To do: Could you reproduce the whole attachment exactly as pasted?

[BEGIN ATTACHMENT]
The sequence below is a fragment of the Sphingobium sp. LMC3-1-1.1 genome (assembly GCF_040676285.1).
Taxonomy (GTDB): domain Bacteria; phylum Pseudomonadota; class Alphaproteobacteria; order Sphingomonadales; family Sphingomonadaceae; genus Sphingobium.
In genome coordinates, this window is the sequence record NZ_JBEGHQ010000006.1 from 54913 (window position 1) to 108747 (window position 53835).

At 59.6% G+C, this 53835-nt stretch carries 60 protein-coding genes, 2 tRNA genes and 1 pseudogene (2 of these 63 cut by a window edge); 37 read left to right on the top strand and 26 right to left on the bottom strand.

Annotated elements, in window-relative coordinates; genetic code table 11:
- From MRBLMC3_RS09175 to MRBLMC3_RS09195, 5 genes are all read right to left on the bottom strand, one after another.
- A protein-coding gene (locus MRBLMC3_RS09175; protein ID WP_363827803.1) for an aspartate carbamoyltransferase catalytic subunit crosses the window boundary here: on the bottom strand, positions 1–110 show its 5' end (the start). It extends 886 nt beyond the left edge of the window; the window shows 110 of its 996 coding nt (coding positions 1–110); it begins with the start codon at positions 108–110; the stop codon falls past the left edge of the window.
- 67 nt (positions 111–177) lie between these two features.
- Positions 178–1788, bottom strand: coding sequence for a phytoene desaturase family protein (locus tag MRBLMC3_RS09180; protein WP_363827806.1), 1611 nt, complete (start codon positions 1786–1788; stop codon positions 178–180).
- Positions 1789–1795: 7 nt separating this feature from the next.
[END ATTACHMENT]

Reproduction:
The sequence below is a fragment of the Sphingobium sp. LMC3-1-1.1 genome (assembly GCF_040676285.1).
Taxonomy (GTDB): domain Bacteria; phylum Pseudomonadota; class Alphaproteobacteria; order Sphingomonadales; family Sphingomonadaceae; genus Sphingobium.
In genome coordinates, this window is the sequence record NZ_JBEGHQ010000006.1 from 54913 (window position 1) to 108747 (window position 53835).

At 59.6% G+C, this 53835-nt stretch carries 60 protein-coding genes, 2 tRNA genes and 1 pseudogene (2 of these 63 cut by a window edge); 37 read left to right on the top strand and 26 right to left on the bottom strand.

Annotated elements, in window-relative coordinates; genetic code table 11:
- From MRBLMC3_RS09175 to MRBLMC3_RS09195, 5 genes are all read right to left on the bottom strand, one after another.
- A protein-coding gene (locus MRBLMC3_RS09175; protein ID WP_363827803.1) for an aspartate carbamoyltransferase catalytic subunit crosses the window boundary here: on the bottom strand, positions 1–110 show its 5' end (the start). It extends 886 nt beyond the left edge of the window; the window shows 110 of its 996 coding nt (coding positions 1–110); it begins with the start codon at positions 108–110; the stop codon falls past the left edge of the window.
- 67 nt (positions 111–177) lie between these two features.
- Positions 178–1788, bottom strand: coding sequence for a phytoene desaturase family protein (locus tag MRBLMC3_RS09180; protein WP_363827806.1), 1611 nt, complete (start codon positions 1786–1788; stop codon positions 178–180).
- Positions 1789–1795: 7 nt separating this feature from the next.